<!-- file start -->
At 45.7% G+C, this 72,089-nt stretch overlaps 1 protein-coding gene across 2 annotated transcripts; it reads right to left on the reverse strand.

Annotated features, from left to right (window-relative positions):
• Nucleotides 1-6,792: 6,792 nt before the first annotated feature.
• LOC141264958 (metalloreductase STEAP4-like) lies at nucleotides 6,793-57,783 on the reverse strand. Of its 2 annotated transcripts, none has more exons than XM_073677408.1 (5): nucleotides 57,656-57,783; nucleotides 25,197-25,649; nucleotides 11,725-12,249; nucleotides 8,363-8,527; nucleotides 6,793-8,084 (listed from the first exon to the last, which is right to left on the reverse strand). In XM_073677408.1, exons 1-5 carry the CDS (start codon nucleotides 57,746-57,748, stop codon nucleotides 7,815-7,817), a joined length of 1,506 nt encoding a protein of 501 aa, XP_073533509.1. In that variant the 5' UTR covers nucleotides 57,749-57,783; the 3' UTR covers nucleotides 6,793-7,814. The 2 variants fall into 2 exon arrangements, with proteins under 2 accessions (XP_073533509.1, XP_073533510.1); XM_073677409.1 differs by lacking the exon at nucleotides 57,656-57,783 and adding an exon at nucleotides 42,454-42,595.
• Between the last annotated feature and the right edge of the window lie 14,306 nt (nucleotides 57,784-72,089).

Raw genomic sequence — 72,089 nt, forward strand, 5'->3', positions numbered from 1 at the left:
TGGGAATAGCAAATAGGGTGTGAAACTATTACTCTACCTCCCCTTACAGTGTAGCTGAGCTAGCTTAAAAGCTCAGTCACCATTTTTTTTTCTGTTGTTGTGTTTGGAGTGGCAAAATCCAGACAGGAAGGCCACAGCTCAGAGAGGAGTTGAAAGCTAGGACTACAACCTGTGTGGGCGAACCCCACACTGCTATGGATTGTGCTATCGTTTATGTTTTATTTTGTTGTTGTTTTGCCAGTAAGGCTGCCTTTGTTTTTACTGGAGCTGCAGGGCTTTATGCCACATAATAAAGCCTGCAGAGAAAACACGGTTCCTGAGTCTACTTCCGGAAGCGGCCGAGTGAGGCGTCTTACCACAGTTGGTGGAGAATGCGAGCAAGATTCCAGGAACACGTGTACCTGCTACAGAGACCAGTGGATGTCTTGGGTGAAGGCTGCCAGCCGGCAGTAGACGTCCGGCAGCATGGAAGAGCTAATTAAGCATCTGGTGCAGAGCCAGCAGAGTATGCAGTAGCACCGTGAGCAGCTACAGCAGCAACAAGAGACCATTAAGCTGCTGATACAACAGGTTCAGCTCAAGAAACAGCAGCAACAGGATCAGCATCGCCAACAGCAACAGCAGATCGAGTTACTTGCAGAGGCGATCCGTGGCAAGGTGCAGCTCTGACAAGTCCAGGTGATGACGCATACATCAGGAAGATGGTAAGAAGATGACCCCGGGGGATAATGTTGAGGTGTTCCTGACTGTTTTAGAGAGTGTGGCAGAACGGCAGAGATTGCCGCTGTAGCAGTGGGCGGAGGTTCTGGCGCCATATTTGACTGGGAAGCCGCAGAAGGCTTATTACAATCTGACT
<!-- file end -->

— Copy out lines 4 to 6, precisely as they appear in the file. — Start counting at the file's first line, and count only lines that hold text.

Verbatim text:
• LOC141264958 (metalloreductase STEAP4-like) lies at nucleotides 6,793-57,783 on the reverse strand. Of its 2 annotated transcripts, none has more exons than XM_073677408.1 (5): nucleotides 57,656-57,783; nucleotides 25,197-25,649; nucleotides 11,725-12,249; nucleotides 8,363-8,527; nucleotides 6,793-8,084 (listed from the first exon to the last, which is right to left on the reverse strand). In XM_073677408.1, exons 1-5 carry the CDS (start codon nucleotides 57,746-57,748, stop codon nucleotides 7,815-7,817), a joined length of 1,506 nt encoding a protein of 501 aa, XP_073533509.1. In that variant the 5' UTR covers nucleotides 57,749-57,783; the 3' UTR covers nucleotides 6,793-7,814. The 2 variants fall into 2 exon arrangements, with proteins under 2 accessions (XP_073533509.1, XP_073533510.1); XM_073677409.1 differs by lacking the exon at nucleotides 57,656-57,783 and adding an exon at nucleotides 42,454-42,595.
• Between the last annotated feature and the right edge of the window lie 14,306 nt (nucleotides 57,784-72,089).

Raw genomic sequence — 72,089 nt, forward strand, 5'->3', positions numbered from 1 at the left: